Antique Ceiling Fans

Ceiling fans became popular in the 1970s and 1980s, but it may be surprising to hear that they have been around since the 1800s, predating even electricity. The earliest ceiling fans were belt driven and water powered, other models from the 1800s operated on direct current. By the early 1900s the majority of ceiling fans operated on alternating current as they do today. Ceiling fans from this era up until the 1950s are considered antique, and many of them are still in use today.

Early ceiling fan brands include Hunter, Emerson, Diehl, Century, Robbins & Myers, Delco, General Electric/GE, Dayton, and Westinghouse. These brands all made popular fans that today are considered antique. If some of these brand names sound familiar, they should. Hunter and Emerson have made ceiling fans since the 1800s and are still making some of the best fans available today. Century and Robbins & Myers’ ceiling fan lineups became part of Hunter throughout the years as the result of various buyouts. Westinghouse stopped making ceiling fans over 50 years ago, but recently started licensing their name to ceiling fans again. General Electric no longer makes ceiling fans but they are still very much in business. Dayton is still the house brand of W.W. Grainger and licenses their name to ceiling fans as well.

Antique ceiling fans generally used shaded pole motors with an “oil bath” design. These are simple, powerful motors that do not use a capacitor or sealed bearings, and require regular oiling for smooth operation. Most antique ceiling fans included a “speed coil” or, in the case of later fans, had winding taps for 2 or 3 distinct speeds. However most of these fans are compatible with solid state or transformer based speed controls. Antique fans generally draw more current than the capacitor-driven ceiling fans of today, but they are also usually more powerful. Most of these fans have cast iron motor construction. The earliest and most valuable antique ceiling fans have solid brass motors, some even more rare models may be made of copper or nickel or the like. These valuable fans are usually very ornate and fancy in design. The earliest ceiling fans had two blades, four very quickly became the most popular with the occasional 6 blade fan. 3 and 5 blade fans did not become popular until the 1980s. Blades were usually made of solid wood, with the occasional metal bladed fan. These antique fans mounted with a j-hook and porcelain grommet, and are very very heavy.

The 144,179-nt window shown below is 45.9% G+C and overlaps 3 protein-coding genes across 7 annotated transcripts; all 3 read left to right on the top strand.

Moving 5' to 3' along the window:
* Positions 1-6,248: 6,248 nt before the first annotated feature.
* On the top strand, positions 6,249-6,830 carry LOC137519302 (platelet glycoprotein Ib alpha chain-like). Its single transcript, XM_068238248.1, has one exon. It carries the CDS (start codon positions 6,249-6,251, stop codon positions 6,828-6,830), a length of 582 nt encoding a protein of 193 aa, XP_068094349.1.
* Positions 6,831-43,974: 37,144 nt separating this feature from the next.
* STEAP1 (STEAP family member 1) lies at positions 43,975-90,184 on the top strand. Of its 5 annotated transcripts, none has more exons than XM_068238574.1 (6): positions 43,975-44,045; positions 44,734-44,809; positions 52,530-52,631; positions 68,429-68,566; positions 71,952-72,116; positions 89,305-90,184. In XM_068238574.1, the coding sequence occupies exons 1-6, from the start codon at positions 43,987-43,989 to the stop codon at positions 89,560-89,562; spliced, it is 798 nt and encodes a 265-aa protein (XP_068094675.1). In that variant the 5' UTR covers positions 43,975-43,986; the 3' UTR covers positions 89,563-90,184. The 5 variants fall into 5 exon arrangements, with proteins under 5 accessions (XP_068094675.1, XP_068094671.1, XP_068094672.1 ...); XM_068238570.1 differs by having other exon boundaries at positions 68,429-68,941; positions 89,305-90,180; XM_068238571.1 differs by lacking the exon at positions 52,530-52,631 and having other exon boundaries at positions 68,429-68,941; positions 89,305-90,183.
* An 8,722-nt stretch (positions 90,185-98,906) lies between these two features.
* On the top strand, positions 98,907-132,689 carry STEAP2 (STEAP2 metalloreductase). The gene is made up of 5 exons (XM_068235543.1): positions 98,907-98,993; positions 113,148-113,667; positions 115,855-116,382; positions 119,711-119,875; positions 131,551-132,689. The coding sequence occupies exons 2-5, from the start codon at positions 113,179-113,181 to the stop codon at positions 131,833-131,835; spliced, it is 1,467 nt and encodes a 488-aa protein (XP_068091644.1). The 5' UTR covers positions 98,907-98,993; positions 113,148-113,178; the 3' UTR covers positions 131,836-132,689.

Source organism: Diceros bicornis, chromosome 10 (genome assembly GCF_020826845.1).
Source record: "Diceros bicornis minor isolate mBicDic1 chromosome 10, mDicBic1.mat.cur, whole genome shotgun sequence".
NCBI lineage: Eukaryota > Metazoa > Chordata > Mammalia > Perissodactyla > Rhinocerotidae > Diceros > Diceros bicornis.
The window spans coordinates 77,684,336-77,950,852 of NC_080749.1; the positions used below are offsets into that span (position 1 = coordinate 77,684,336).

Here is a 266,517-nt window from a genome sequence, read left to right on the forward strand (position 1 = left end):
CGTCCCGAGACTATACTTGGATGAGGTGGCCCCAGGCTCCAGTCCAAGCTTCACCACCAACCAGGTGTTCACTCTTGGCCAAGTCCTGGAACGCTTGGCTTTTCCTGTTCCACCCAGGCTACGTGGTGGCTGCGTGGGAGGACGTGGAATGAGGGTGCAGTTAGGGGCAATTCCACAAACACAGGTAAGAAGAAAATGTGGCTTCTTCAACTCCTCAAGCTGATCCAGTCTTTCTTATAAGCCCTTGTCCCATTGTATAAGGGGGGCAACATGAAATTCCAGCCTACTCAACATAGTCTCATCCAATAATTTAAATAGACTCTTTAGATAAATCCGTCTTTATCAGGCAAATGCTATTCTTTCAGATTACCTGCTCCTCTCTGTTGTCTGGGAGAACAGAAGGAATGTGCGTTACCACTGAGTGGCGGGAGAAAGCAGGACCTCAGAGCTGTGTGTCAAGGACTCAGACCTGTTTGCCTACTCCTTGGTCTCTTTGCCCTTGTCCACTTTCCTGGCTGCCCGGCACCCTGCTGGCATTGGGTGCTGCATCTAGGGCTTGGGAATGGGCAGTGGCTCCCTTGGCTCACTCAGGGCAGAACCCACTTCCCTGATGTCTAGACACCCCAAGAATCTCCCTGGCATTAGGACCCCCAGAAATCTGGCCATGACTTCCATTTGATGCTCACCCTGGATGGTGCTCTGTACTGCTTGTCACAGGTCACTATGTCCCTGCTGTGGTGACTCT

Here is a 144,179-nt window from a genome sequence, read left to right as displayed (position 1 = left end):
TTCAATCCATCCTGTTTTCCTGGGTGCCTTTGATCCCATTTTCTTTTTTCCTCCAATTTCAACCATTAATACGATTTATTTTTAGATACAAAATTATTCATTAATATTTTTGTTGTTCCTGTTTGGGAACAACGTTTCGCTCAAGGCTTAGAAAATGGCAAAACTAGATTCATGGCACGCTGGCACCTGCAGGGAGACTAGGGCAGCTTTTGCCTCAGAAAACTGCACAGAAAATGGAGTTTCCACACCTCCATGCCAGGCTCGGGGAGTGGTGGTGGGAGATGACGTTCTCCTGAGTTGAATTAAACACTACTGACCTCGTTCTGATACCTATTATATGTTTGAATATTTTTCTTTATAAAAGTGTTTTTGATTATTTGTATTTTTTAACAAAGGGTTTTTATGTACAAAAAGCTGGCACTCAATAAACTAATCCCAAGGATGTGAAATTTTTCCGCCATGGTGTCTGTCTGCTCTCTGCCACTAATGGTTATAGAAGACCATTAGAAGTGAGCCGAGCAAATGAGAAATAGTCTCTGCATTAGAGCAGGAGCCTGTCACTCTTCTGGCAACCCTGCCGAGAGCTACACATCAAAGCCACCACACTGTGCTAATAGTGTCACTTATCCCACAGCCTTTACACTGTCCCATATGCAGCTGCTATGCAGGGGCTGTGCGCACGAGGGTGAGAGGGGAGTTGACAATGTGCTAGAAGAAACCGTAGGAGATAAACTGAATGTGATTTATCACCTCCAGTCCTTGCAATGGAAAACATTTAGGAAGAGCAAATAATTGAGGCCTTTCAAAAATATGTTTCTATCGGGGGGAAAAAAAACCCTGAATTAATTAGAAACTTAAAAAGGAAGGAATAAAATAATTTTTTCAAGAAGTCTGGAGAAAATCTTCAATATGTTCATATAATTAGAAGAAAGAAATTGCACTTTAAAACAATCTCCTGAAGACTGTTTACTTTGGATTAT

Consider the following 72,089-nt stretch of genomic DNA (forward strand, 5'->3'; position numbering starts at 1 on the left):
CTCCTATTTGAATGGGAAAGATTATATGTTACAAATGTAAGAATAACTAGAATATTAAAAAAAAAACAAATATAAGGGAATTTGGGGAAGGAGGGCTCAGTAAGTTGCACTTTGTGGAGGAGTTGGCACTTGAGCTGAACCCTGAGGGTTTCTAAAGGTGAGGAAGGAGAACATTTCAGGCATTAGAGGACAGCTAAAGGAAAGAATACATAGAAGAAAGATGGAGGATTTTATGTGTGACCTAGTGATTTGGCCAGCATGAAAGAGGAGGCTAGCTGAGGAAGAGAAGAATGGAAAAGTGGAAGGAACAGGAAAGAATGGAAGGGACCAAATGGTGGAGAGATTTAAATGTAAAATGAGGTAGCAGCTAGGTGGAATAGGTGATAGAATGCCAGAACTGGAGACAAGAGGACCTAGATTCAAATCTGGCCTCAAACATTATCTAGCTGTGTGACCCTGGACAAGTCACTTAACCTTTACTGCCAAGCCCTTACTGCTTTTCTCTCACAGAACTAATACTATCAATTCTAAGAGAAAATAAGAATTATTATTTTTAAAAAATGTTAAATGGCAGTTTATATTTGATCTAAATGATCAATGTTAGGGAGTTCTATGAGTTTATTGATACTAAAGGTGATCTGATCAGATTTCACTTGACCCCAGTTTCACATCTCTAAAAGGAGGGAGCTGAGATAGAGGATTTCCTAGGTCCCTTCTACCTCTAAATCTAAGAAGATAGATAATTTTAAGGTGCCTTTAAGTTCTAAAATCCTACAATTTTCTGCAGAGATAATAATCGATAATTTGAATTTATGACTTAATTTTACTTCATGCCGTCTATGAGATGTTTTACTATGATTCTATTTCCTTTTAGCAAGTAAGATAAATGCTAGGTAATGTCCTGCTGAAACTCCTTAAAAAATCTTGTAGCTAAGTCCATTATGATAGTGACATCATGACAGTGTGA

One of the most common questions asked is, are antique fans still safe for use today? The short answer to that question is, yes they are. As long as the wiring is not frayed, the motor is kept oiled, the windings are still functional, and the fan is safely mounted, antique fans can still be used like any other ceiling fan. If you are purchasing an antique fan you will want to inspect these things, replace any aging wiring, make sure the motor spins freely, clean and oil the bearings, inspect the speed control, etc. If it is within your abilities you may want to varnish the windings or have it done. Make sure you have a proper and secure mounting for the fan. Any antique ceiling fans that are still in operation you will want to similarly expect.

Classic Antique Ceiling Fan with LED Light
Classic Antique Ceiling Fan with LED Light

Other Antique Fans

Antique Table Fans
Antique Floor Fans

Many ceiling fan manufacturers today sell replicas of early ornate antique ceiling fans. Some examples include the Casablanca 19th Century and Victorian, the Emerson Cornerstone, the Fanimation Bourbon Street, all of the belt drive fans by Woolen Mill Fan Co, the Hunter 1886 Series, etc. Many of these replicas are uncannily accurate. The Casablanca Victorian replicates the Emerson Fernleaf, the 19th Century is near identical to an early direct current Diehl ceiling fan. The Emerson Cornerstone replicates their own CF-1 model, the Hunter 1886 series mirrors the design of one of Hunter’s earliest fans.

Lastly, many antique fans are popular and still in use besides ceiling fans. These include desk fans (earlier and more valuable models are made of brass), wall fans (often desk and pedestal fans bolted to a wall), floor/pedestal fans (often made of chrome), box and window fans, and so on. For more information, the American Fan Collectors Association has a website.



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